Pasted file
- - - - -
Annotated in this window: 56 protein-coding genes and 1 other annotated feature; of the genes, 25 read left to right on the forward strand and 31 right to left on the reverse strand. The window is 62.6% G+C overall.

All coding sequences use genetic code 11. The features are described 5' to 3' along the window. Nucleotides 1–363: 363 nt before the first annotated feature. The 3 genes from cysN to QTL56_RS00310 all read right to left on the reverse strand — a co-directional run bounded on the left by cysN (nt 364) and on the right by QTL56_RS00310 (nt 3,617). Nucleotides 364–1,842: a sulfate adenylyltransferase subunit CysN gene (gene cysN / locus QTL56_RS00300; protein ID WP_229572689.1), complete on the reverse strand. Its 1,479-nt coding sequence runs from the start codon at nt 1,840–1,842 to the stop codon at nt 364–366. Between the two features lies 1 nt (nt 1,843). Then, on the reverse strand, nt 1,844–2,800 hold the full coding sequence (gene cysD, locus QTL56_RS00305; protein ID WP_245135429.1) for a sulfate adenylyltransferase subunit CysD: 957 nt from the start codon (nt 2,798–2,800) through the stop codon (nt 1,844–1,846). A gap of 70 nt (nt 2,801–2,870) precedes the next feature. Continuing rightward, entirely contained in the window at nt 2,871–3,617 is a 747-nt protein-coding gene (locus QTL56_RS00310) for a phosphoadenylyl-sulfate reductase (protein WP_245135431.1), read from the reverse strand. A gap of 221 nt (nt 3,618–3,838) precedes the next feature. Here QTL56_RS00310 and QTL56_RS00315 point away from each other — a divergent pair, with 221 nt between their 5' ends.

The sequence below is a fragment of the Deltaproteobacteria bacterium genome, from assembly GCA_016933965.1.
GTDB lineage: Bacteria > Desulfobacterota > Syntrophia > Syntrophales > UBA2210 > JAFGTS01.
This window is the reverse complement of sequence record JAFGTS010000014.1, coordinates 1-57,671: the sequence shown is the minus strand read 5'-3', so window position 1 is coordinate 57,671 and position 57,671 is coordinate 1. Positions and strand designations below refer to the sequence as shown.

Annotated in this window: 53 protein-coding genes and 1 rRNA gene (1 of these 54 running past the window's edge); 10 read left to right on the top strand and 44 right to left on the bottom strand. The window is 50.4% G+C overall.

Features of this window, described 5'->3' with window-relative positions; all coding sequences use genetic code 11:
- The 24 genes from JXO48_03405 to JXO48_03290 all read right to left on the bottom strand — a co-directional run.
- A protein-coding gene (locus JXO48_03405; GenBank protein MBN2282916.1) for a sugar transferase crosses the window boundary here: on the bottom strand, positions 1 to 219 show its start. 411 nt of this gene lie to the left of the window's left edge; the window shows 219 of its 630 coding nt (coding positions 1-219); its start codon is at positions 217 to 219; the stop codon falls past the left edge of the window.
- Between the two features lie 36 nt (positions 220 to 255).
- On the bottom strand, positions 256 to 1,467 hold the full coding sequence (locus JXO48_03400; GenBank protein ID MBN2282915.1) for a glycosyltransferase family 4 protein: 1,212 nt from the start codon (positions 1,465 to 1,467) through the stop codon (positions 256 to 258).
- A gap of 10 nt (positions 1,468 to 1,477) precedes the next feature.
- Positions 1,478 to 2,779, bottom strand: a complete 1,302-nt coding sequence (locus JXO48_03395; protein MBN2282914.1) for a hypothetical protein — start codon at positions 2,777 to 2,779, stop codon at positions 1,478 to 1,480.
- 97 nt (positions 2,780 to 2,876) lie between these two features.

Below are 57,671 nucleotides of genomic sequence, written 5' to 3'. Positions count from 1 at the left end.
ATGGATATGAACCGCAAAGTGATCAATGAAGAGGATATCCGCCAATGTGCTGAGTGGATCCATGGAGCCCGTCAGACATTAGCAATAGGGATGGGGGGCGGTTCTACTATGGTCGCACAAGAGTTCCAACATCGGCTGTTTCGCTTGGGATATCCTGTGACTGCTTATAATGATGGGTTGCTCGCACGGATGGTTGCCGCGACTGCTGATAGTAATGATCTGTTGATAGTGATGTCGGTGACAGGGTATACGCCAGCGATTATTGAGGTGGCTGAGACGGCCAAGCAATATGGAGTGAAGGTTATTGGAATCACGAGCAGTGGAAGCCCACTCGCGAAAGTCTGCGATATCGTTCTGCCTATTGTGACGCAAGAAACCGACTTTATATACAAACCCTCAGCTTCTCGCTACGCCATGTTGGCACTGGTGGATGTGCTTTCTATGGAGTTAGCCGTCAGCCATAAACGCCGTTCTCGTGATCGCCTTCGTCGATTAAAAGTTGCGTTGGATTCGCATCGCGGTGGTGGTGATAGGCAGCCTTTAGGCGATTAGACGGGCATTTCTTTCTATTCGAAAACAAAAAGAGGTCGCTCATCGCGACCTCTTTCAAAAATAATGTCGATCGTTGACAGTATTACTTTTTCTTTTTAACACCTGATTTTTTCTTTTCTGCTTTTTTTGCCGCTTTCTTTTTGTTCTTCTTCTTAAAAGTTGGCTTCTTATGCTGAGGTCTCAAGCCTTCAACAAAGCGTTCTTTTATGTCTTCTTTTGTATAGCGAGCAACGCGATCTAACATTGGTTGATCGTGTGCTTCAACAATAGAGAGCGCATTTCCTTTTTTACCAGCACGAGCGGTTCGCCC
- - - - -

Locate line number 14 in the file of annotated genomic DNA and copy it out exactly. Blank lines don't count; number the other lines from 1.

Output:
- 97 nt (positions 2,780 to 2,876) lie between these two features.